OVERVIEW: "People, not projects" is the key mantra with Howard Hughes Medical Institute (HHMI). That means brilliant scientists doing brilliant things will attract the money, and be able to keep it even if they change course mid-research.
IP TAKE: Many of the HHMI's investigators are researching topics that involve both neuroscience and genetics—a sort of Renaissance model of scientific inquiry that reverberates throughout HHMI's other initiatives.
PROFILE: Before you can receive an HHMI grant, you must first become an HHMI investigator. This group includes more than 300 members nationwide. HHMI solicits applications from individual researchers, medical institutions and universities around the country, seeking scientists eager to become HHMI investigators through its open competition process.
This competitive process may be a bit more involved than at other grantmaking foundations, but at HHMI, it's worth it. Not to mention, once appointed, investigators hold their seat at HHMI for five years.
HHMI grants are awarded to fund the study of a number of different brain and mental health-related disorders, including underlying neurodegeneration, molecular neuro-oncology and developmental brain disorders. HHMI awards flexible funding grants that allow scientists to explore their research in any manner they see fit, even enabling them to change the direction of their research, if need be.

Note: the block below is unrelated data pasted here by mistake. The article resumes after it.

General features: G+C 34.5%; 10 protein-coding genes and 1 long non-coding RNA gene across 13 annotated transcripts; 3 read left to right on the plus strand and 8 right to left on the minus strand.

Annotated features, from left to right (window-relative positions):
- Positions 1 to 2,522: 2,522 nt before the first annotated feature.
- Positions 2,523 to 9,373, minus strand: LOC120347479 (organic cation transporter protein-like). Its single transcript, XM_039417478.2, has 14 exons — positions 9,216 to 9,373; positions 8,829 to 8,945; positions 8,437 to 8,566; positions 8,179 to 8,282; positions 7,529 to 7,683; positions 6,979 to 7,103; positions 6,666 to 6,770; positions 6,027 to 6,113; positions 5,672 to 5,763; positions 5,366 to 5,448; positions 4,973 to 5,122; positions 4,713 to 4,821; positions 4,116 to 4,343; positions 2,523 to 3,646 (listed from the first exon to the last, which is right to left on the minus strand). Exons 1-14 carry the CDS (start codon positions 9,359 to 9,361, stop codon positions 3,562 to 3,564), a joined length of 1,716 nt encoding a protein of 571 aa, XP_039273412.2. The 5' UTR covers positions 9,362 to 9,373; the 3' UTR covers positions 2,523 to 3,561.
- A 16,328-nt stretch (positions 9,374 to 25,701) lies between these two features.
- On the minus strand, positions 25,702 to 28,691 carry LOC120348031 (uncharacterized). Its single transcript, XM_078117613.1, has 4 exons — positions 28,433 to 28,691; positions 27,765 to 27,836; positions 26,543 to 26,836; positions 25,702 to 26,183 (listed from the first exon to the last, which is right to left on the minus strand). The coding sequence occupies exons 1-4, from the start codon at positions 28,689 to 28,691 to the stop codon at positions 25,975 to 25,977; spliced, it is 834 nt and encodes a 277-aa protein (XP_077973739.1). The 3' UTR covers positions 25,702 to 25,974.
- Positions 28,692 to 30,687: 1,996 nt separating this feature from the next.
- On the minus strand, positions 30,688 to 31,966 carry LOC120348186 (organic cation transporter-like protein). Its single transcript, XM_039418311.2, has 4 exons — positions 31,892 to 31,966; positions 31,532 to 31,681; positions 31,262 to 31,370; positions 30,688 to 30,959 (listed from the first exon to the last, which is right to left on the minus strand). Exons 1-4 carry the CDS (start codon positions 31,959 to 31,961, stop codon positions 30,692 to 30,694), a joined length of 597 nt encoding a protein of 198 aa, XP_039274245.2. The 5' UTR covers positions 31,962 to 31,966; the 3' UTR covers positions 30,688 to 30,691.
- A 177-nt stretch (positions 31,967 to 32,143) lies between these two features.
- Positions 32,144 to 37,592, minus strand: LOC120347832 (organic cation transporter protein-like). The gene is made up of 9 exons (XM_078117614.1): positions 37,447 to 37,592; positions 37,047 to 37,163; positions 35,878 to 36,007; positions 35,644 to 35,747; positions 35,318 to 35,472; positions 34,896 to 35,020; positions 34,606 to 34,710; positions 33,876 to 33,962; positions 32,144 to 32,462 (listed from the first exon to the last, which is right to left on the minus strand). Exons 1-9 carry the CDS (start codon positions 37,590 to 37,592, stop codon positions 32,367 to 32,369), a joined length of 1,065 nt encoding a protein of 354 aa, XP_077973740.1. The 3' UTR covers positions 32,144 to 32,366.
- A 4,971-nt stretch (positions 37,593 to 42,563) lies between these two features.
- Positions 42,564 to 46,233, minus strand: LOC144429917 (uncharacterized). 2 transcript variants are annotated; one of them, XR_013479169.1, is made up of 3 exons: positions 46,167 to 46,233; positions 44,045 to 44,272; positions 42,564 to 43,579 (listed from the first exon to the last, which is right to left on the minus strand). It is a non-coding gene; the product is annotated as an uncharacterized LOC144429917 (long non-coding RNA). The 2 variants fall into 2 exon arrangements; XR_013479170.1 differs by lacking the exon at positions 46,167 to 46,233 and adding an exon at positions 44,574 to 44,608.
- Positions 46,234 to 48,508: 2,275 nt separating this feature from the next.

The majority of the institute's current neuroscience investigators work in genetics, and many of them study neurodevelopment. Other areas of interest include neurological diseases, gene expression, sensory neurobiology and systems neuroscience. Most of the neuroscience researchers hail from California, Massachusetts and New York, with scientists from those three states making up more than half the group.
Applicants must hold a PhD or MD, and have between 5 and 15 years professional experience. HHMI will rarely, if ever, fund unsolicited proposals and does not encourage their submission.
HHMI does have several open competitions for fellowships for students and postdocs. These include:
- Hanna H. Grey Fellows Program - This program funds postdoctoral scholars in the life sciences from underrepresented communities. Fellows receive $80,000 per year for up to four years.
- Exceptional Research Opportunities Program - This program provides undergraduate students from disadvantaged backgrounds ten weeks of full-time mentored research in an HHMI scientist's lab. A $5,000 stipend is also provided.
- Medical Research Fellows Program - This program provides a year of full-time mentored research training to students with demonstrated interest in the biomedical sciences but who have not yet enrolled in a PhD or MD program. It includes a $32,000 stipend and benefits allowances.